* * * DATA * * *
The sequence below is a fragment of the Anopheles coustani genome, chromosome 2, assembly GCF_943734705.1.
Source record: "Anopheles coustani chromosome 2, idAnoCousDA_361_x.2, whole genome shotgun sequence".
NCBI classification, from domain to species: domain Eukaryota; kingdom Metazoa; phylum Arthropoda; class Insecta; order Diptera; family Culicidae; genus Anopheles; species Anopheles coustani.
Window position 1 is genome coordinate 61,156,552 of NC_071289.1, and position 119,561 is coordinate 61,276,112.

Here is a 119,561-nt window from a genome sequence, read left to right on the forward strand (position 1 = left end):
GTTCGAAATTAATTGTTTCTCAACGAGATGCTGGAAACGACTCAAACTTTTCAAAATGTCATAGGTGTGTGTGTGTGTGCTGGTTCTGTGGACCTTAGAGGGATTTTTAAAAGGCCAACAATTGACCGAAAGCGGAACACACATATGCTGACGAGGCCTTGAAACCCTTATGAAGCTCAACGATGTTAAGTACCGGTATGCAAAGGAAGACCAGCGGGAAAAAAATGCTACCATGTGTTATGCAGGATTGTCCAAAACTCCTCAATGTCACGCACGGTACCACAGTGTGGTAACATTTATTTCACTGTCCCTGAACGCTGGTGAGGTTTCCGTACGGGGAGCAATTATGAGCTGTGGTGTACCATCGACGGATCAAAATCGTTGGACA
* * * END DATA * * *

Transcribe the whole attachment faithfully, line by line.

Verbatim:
The sequence below is a fragment of the Anopheles coustani genome, chromosome 2, assembly GCF_943734705.1.
Source record: "Anopheles coustani chromosome 2, idAnoCousDA_361_x.2, whole genome shotgun sequence".
NCBI classification, from domain to species: domain Eukaryota; kingdom Metazoa; phylum Arthropoda; class Insecta; order Diptera; family Culicidae; genus Anopheles; species Anopheles coustani.
Window position 1 is genome coordinate 61,156,552 of NC_071289.1, and position 119,561 is coordinate 61,276,112.

Here is a 119,561-nt window from a genome sequence, read left to right on the forward strand (position 1 = left end):
GTTCGAAATTAATTGTTTCTCAACGAGATGCTGGAAACGACTCAAACTTTTCAAAATGTCATAGGTGTGTGTGTGTGTGCTGGTTCTGTGGACCTTAGAGGGATTTTTAAAAGGCCAACAATTGACCGAAAGCGGAACACACATATGCTGACGAGGCCTTGAAACCCTTATGAAGCTCAACGATGTTAAGTACCGGTATGCAAAGGAAGACCAGCGGGAAAAAAATGCTACCATGTGTTATGCAGGATTGTCCAAAACTCCTCAATGTCACGCACGGTACCACAGTGTGGTAACATTTATTTCACTGTCCCTGAACGCTGGTGAGGTTTCCGTACGGGGAGCAATTATGAGCTGTGGTGTACCATCGACGGATCAAAATCGTTGGACA